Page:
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Category C. The four memoranda to the Commission in subsection (a) of this category are from various Commissioners. Discussed are such matters as the weaknesses of the case, proposed revisions in the complaint, and the relative merits of proceeding by complaint, as opposed to rulemaking. None of these documents need be produced. See Retail Credit Co. v. FTC, supra, at pp. 68, 129–68, 130.
The items in subsection (b) to Category C are described as “over 50 Circulations and Routing Slips from Commissioners containing theo ries, strategies, reflections or plans to take action.” Exemption 5 applies here as well. Id. at p. 68, 127.
Category D. Those papers in subsections (a) and (b) of this category are described as interviews, conversations and discussions with expert consultants. Plaintiff seeks only the factual portions of these documents. Essentially, the Commission takes the position that the factual material in these papers is not “in a form that is severable without compromising the private remainder of the documents.” EPA v. Mink, 410 U. S. 73, 89 (1972); see Montrose Chemical Corporation v. Train, 491 F.2d 63 (D. C. Cir. 1972); Washington Research Project, Inc. v. Department of Health, Education and Welfare, 504 F. 2d 238 (D. C. Cir. 1974). In view of the evident substantial and good faith compliance with the requirements of the law insofar as the other disputed documents are concerned, the Court will take the Commission at its word and not require in camera inspection.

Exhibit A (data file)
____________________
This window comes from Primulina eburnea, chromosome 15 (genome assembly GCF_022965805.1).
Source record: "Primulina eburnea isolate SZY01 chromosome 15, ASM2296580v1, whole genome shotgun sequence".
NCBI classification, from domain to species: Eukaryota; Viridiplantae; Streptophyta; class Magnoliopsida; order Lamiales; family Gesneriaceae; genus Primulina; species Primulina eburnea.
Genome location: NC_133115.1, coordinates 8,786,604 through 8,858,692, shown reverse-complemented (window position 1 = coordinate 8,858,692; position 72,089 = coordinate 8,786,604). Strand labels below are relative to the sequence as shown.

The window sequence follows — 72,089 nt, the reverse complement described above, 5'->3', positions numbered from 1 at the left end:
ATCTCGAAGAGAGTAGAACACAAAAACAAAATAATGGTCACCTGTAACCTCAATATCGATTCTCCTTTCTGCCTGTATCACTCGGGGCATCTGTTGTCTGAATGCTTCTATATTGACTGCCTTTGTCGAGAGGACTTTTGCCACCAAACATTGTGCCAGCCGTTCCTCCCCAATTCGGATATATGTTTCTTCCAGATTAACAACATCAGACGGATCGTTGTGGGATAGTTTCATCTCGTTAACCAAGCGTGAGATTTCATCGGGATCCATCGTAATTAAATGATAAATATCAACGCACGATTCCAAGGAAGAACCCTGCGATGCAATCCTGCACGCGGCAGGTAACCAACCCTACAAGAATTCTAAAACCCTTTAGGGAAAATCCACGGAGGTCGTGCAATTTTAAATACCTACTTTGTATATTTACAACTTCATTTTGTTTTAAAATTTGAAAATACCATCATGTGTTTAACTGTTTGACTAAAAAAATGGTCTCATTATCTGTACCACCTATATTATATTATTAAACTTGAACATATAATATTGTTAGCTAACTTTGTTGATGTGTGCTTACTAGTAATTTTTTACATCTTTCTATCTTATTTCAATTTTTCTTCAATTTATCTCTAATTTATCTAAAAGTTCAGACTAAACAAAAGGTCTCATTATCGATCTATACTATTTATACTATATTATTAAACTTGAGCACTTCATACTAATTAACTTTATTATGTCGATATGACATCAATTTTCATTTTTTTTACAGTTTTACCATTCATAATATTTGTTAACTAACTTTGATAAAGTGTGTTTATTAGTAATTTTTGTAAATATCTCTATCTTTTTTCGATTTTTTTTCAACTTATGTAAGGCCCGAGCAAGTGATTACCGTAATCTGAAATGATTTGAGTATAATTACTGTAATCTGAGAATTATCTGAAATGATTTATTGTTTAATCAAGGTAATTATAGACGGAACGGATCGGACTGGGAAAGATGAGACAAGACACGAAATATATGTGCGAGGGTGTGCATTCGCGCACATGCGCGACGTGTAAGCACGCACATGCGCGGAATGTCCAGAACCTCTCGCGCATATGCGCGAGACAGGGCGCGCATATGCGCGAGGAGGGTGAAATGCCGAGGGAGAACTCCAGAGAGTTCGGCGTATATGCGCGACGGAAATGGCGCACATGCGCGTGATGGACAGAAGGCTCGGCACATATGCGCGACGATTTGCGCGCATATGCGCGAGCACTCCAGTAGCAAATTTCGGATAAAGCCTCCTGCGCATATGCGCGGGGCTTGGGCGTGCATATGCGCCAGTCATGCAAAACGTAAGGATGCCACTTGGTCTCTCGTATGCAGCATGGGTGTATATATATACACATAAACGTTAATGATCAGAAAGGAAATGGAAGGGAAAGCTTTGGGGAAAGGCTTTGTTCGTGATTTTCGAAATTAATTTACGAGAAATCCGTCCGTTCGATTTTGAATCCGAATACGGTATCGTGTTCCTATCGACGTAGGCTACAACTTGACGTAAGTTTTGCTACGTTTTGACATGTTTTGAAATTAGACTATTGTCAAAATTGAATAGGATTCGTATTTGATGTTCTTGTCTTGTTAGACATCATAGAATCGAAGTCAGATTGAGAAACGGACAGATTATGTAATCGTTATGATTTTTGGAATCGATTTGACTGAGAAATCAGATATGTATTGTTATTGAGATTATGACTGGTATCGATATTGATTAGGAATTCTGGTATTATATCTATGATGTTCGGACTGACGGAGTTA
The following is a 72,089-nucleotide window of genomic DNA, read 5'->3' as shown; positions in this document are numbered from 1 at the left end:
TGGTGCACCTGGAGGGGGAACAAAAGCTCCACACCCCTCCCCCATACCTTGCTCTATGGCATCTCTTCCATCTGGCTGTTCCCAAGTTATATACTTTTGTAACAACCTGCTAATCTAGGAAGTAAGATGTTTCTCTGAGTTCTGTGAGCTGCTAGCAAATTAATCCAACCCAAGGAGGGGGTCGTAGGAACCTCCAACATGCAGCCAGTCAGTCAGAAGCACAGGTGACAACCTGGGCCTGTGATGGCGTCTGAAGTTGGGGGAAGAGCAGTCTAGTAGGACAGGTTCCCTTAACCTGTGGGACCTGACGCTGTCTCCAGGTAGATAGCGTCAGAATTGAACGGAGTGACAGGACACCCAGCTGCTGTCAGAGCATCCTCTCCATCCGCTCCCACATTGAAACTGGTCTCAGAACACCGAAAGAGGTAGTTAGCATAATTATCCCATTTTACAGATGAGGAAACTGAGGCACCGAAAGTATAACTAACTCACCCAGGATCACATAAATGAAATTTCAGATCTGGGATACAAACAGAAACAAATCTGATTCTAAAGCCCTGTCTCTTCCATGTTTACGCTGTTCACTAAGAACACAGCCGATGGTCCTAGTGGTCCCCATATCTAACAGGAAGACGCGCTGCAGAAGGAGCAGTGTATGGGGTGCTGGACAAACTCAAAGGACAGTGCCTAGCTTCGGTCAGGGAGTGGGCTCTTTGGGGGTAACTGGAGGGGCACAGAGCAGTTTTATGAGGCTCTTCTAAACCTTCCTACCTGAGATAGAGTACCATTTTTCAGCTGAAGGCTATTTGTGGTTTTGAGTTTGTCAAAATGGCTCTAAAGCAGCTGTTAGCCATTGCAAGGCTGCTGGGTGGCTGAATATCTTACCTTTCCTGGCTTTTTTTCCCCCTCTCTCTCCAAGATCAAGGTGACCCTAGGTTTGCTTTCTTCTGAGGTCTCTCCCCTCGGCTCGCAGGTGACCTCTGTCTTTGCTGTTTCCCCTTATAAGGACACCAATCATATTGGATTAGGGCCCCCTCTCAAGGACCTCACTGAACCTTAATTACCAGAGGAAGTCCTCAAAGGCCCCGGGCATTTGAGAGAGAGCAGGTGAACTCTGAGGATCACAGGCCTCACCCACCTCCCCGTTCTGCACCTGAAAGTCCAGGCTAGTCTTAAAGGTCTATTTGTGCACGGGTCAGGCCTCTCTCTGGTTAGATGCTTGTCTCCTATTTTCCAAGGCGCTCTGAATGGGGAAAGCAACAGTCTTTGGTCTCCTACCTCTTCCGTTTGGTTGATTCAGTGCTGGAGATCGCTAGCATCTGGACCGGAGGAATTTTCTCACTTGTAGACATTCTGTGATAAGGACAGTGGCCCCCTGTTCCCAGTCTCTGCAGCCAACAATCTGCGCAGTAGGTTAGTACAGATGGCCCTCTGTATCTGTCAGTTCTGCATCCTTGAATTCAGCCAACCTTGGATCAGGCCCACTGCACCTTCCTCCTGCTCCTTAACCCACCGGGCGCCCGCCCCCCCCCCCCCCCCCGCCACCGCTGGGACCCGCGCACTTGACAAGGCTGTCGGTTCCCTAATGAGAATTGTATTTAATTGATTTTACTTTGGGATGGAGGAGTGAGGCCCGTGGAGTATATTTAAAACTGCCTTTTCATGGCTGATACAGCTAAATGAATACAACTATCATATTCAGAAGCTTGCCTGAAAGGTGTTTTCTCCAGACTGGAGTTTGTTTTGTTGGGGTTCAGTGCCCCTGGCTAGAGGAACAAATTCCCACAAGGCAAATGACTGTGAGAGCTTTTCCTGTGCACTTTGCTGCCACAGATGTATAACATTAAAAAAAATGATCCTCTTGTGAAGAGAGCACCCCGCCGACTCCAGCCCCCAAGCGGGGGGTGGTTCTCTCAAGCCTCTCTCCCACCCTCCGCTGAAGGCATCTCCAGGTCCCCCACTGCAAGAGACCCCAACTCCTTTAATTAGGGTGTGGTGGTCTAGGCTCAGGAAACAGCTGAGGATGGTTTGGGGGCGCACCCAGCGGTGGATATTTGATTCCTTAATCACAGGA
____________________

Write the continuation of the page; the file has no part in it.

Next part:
Subsection (c) of the category is described as “reports of visits and conversations with expert consultants who are included on the witness list.” Basically, these documents reflect discussions of trial strategy. The Court finds these exempt under both Exemptions 5 and 7A. See Title Guarantee Co. v. NLRB, 534 F. 2d 484 (2d Cir. 1976). Climax Molybdenum Co. v. NLRB, 539 F.2d 63 (10th Cir. 1976). See also Soucie v. David, 448 F.2d 1067, 1078 (D. C. Cir. 1971); Wu v. National Endowment for the Humanities, 460 F. 2d 1030, 1032 (5th Cir. 1972).
Category E. Plaintiff seeks only three letters in this category. All are letters from complaint counsel to various experts. These are free from disclosure under Exemption 5. See EPA v. Mink, supra; Hickman v. Taylor, 329 U.S. 495 (1947).
Category G. This category consists of drafts of the complaint issued against Bristol-Myers and a draft of a “Notice of Formulation of Proposed Trade Regulation Rule Relating to Advertising of Analgesics and an attached memorandum.” These documents fully reflect the deliberative processes and attorney work-product of the Commission and, therefore, are covered by Exemption 5. See Retail Credit Co. v. FTC, supra, at pp. 68, 126-68, 127.